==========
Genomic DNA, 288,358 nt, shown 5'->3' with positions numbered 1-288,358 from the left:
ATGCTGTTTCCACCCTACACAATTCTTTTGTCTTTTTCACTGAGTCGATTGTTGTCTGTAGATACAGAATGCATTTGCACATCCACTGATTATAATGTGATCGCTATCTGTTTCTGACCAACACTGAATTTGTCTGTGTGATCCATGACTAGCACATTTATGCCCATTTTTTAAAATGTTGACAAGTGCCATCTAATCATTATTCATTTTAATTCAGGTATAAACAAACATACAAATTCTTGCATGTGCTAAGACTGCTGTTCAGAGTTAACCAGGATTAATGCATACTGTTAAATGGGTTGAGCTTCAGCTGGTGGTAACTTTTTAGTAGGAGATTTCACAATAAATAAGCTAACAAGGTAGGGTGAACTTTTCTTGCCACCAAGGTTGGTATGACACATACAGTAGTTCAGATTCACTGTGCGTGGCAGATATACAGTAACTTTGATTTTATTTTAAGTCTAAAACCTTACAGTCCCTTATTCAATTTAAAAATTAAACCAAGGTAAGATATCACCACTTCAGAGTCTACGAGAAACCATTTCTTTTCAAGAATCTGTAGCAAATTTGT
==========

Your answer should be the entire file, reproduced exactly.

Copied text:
Genomic DNA, 288,358 nt, shown 5'->3' with positions numbered 1-288,358 from the left:
ATGCTGTTTCCACCCTACACAATTCTTTTGTCTTTTTCACTGAGTCGATTGTTGTCTGTAGATACAGAATGCATTTGCACATCCACTGATTATAATGTGATCGCTATCTGTTTCTGACCAACACTGAATTTGTCTGTGTGATCCATGACTAGCACATTTATGCCCATTTTTTAAAATGTTGACAAGTGCCATCTAATCATTATTCATTTTAATTCAGGTATAAACAAACATACAAATTCTTGCATGTGCTAAGACTGCTGTTCAGAGTTAACCAGGATTAATGCATACTGTTAAATGGGTTGAGCTTCAGCTGGTGGTAACTTTTTAGTAGGAGATTTCACAATAAATAAGCTAACAAGGTAGGGTGAACTTTTCTTGCCACCAAGGTTGGTATGACACATACAGTAGTTCAGATTCACTGTGCGTGGCAGATATACAGTAACTTTGATTTTATTTTAAGTCTAAAACCTTACAGTCCCTTATTCAATTTAAAAATTAAACCAAGGTAAGATATCACCACTTCAGAGTCTACGAGAAACCATTTCTTTTCAAGAATCTGTAGCAAATTTGT